“Skip links” are important. They allow keyboard-only users, sighted or not, to bypass large or repetitive blocks of content. You may have heard of them and wondered what the big deal is. Or your design team may have refused to implement one because they look “ugly”. But they are important, and they don’t have to break the design.

Many sites have a lot of links at the top of the page. The mega menu isn’t dead! It seems like news websites are particularly bad with this. The Montreal Gazette has over 175 links before reaching the main content. CNN does better, with only 19 links. The Austin Statesman “only” has 18 or so, but the very first link isn’t keyboard-friendly, and it’s the “navigation menu”. The navigation menu has nearly 60 links! Perhaps it’s just as well it’s not keyboard accessible? Stuff has a couple dozen links (and no focus visible - but that’s a story for another day).

All these links before the main content mean that a keyboard-only user has to tab through every single link before they can reach or interact with the main content. This is not a great experience.

Screen reader users are keyboard-only users. Their assistive technology allows them to navigate to different areas of a page, by using landmarks or headings, for example (if they’ve been implemented on the site). But sighted keyboard-only users don’t have that luxury, because browsers don’t (yet?) allow this kind of navigation.

Not just top content

Another area of concern can be social media embeds, such as Twitter feeds. These may have as many as 200 links to tab through before being able to get to the other content.


It’s important to make your visitor’s life easier by allowing them to bypass blocks of links. But it’s not just about making their life easier. It’s also about compliance. WCAG success criteria 2.4.1 Bypass Blocks requires this. I generally don’t like to push accessibility from a compliance perspective. But it’s important to note that factor.

The basics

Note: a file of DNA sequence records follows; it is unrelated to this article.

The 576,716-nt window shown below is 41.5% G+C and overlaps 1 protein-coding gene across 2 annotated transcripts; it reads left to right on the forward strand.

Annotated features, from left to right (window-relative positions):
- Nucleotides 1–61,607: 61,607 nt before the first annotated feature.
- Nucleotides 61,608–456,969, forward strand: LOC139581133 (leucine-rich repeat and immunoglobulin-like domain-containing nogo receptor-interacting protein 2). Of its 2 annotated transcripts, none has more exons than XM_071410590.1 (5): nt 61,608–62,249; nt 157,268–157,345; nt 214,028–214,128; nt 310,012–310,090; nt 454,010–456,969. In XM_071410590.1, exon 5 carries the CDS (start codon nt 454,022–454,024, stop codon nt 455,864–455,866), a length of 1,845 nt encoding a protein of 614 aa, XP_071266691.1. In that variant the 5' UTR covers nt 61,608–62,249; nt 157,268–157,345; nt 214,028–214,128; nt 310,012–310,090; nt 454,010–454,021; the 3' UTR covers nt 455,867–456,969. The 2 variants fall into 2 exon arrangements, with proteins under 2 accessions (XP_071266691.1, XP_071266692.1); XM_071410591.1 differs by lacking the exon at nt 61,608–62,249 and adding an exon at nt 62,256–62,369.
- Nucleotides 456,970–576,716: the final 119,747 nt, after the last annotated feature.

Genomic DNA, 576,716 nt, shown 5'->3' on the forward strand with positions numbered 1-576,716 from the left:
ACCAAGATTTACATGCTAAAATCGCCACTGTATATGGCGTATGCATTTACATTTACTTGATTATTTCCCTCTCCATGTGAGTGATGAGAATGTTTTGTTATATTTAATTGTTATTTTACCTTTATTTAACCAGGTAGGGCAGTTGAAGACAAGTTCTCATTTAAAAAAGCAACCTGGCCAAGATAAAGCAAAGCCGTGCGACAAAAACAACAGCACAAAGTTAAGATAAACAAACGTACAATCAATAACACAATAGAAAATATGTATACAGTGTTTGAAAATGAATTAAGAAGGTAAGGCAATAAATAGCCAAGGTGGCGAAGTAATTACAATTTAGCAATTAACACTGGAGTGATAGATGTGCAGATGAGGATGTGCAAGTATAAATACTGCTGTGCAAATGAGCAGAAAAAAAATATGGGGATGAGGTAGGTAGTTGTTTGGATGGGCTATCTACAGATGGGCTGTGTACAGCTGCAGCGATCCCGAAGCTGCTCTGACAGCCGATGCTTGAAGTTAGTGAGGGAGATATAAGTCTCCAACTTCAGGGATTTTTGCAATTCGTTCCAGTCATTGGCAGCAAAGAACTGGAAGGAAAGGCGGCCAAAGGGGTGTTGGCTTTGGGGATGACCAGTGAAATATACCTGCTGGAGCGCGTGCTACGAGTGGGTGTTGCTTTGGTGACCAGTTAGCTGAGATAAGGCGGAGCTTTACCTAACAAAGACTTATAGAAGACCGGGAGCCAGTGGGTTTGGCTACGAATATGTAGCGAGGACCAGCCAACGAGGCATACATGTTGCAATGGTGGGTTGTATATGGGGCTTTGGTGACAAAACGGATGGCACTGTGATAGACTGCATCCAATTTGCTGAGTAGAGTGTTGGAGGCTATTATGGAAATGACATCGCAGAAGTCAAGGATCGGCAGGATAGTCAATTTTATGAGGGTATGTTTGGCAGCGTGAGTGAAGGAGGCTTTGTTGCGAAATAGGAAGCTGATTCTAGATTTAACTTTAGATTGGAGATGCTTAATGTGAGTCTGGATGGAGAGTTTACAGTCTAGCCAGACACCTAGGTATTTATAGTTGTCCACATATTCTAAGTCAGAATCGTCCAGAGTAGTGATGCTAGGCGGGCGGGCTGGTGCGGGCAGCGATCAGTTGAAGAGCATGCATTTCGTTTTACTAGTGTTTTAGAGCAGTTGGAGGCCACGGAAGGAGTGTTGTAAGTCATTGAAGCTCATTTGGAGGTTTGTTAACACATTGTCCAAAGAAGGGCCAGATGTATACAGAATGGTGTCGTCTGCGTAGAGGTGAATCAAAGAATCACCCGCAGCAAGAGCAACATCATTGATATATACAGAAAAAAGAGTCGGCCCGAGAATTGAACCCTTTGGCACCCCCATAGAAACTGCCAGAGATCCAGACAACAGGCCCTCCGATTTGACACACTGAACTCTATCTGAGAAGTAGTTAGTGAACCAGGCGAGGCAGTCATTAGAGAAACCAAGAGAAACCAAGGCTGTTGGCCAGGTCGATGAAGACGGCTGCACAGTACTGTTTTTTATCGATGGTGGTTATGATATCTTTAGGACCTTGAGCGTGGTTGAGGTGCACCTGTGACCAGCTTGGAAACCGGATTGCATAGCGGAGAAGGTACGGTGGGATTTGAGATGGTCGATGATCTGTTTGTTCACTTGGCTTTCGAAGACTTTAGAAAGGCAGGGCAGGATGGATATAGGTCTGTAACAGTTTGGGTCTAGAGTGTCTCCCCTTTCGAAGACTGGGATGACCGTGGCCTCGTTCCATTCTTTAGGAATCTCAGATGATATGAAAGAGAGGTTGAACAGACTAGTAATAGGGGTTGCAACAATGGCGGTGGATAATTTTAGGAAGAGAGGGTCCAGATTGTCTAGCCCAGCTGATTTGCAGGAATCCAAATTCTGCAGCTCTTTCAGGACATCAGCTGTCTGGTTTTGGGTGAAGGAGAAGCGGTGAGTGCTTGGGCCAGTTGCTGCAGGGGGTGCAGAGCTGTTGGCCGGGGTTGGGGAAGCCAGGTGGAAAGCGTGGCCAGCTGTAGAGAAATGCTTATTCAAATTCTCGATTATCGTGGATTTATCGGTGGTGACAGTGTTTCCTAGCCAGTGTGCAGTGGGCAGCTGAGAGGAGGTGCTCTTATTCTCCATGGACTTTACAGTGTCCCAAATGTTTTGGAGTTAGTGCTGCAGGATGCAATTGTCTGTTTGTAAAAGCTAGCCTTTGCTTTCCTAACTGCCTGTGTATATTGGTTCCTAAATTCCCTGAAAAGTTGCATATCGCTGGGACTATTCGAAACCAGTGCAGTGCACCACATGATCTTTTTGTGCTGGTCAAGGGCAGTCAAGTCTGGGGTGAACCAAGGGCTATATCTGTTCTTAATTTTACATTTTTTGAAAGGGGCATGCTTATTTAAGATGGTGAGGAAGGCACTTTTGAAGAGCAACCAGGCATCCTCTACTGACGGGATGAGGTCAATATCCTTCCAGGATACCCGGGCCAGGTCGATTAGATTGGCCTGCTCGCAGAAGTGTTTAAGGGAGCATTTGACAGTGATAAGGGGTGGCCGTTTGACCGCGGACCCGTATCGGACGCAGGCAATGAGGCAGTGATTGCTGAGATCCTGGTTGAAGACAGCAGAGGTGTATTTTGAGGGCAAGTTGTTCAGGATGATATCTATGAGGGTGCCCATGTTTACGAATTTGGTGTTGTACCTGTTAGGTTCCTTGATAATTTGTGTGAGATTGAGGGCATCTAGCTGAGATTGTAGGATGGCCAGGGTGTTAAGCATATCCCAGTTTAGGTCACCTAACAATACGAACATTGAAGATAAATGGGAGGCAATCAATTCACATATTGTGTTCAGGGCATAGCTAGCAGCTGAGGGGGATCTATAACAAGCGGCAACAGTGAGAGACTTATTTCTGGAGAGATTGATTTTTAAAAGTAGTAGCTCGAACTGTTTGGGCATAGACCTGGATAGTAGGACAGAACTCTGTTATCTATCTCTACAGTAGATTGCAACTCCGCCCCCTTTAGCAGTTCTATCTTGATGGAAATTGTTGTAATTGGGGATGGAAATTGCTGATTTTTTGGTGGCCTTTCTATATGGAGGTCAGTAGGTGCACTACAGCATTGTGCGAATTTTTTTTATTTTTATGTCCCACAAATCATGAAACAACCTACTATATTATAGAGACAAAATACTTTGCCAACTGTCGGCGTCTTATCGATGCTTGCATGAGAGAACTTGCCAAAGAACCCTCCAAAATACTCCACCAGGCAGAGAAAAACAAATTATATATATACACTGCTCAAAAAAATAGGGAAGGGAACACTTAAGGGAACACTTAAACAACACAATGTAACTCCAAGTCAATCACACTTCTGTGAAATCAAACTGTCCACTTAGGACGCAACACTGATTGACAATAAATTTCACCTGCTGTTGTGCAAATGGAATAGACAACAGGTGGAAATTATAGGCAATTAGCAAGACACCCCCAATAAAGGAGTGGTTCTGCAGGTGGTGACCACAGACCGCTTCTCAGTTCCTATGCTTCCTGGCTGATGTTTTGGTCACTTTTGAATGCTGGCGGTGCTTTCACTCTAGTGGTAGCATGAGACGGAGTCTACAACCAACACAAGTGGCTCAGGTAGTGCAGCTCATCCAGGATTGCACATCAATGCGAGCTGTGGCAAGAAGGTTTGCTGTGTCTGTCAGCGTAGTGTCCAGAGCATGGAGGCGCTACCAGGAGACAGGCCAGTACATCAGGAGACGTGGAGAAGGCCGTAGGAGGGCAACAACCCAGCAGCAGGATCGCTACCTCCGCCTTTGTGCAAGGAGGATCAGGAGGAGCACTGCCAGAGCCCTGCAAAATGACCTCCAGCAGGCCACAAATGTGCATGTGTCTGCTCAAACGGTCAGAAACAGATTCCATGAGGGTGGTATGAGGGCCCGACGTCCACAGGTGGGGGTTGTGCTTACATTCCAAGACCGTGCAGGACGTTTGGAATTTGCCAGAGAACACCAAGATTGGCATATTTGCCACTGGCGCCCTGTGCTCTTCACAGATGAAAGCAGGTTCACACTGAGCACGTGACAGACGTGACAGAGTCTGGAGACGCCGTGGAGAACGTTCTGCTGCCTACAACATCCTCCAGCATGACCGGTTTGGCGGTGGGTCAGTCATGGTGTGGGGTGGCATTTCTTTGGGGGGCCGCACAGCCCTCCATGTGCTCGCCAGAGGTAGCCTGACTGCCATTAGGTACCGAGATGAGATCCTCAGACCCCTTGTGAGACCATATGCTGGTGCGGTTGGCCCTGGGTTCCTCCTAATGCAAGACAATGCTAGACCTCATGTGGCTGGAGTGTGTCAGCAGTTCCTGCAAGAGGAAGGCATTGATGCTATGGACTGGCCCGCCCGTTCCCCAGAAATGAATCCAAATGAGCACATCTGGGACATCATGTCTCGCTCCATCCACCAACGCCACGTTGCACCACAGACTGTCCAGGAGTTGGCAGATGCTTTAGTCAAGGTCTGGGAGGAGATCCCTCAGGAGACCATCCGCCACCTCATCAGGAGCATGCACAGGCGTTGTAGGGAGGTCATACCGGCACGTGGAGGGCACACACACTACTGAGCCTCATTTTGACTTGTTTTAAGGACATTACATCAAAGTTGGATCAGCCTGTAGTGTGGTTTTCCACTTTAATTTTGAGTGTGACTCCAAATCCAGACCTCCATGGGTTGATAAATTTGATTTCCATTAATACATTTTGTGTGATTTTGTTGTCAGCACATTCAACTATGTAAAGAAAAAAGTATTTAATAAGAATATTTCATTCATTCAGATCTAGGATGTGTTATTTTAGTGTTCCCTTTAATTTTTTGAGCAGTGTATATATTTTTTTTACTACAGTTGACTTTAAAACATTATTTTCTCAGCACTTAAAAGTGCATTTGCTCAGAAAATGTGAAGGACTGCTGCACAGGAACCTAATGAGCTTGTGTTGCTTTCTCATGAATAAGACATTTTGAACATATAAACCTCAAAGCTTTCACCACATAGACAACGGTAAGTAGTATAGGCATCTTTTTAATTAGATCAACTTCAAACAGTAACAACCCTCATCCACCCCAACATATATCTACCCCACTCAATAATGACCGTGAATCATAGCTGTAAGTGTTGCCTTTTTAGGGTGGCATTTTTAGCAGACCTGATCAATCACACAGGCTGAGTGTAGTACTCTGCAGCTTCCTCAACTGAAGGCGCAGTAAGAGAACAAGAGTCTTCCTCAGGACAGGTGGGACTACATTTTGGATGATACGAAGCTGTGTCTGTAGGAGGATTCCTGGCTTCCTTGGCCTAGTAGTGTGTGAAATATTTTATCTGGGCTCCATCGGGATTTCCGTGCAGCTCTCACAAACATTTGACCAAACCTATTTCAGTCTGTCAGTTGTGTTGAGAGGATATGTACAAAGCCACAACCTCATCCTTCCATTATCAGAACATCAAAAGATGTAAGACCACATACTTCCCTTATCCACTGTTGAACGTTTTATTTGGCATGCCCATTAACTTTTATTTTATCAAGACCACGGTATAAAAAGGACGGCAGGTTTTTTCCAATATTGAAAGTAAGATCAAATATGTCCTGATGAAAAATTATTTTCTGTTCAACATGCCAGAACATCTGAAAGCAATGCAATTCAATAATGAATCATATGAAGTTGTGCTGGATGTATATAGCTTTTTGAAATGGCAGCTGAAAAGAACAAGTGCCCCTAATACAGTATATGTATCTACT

Implementing a skip link is easy. At the most basic, you need:

  1. A link
  2. A destination

Make it simple. Make it clear. Place it very early in the source order. I suggest it as the first link on the page.

<a href="#main-content">Skip to main content</a>

The destination

The destination of the skip link should be the start of your main content. On this site, we use the main landmark. We assign it a unique id, which is the destination of our link.

<main id="main-content">

Making it fancier

A lot of sites display the skip link only when they receive focus. This is a good approach when you have concerns about using real estate space or don’t want to have a significant impact on the site’s design. You can see it in action on this very site! Tab from the address bar and the first link on the page should be “Skip to Main Content.” Keep tabbing and the link disappears.

Note that in order to make sure the link isn’t missed, it needs to have good visual differentiation from the content behind it. Some keyboard users can tab through really quickly. If the link isn’t styled to be easily seen, it’ll be easily missed.

There are many ways to hide the content when it doesn’t have focus. We’ve opted to simply play with opacity. When the link doesn’t have focus, it has an opacity of 0. When it gets focus, it gets opacity of 1.

We added a couple classes to our link to be able to assign CSS:

<a href="#main-content" class="button button--skip-link">Skip to main content</a>

CSS for the un-focused state

.button--skip-link:not(:focus):not(:hover) {
    -webkit-transform: translateY(-4em);
    -ms-transform: translateY(-4em);
    transform: translateY(-4em);
    opacity: 0;

Note the transform property gives a nice little effect of animating without it being too jarring.

CSS for the focused state

.button:focus {
    border-color: #062434;

button:hover, button:focus,
.button:hover, .button:focus {
    background-color: #08364E;
    text-decoration: none;
    color: #fff;


.button--skip-link {
    margin: 0 auto;
    position: absolute;
    z-index: 20;
    left: 0;
    right: 0;
    top: 1em;
    width: 10em;
    opacity: 1;

Some things that are unnecessary

Using JavaScript or negative tabindex have been suggested or used elsewhere. Those techniques are unnecessary these days.

Using JavaScript

You may have seen older articles suggesting using JavaScript to help with placing focus on the destination because some browsers moved the visual display to the destination, without moving the focus. This approach is no longer necessary.

Using negative tabindex

You may also have seen the suggestion of putting tabindex=-1 on the destination because some browsers (IE and Chrome) used to not move focus properly. This is also no longer necessary.


Skip links are important. And they are relatively easy to implement. You will improve the user experience for your visitors who rely on the keyboard for navigation. You’ll also comply with WCAG 2.4.1. Bypass Blocks!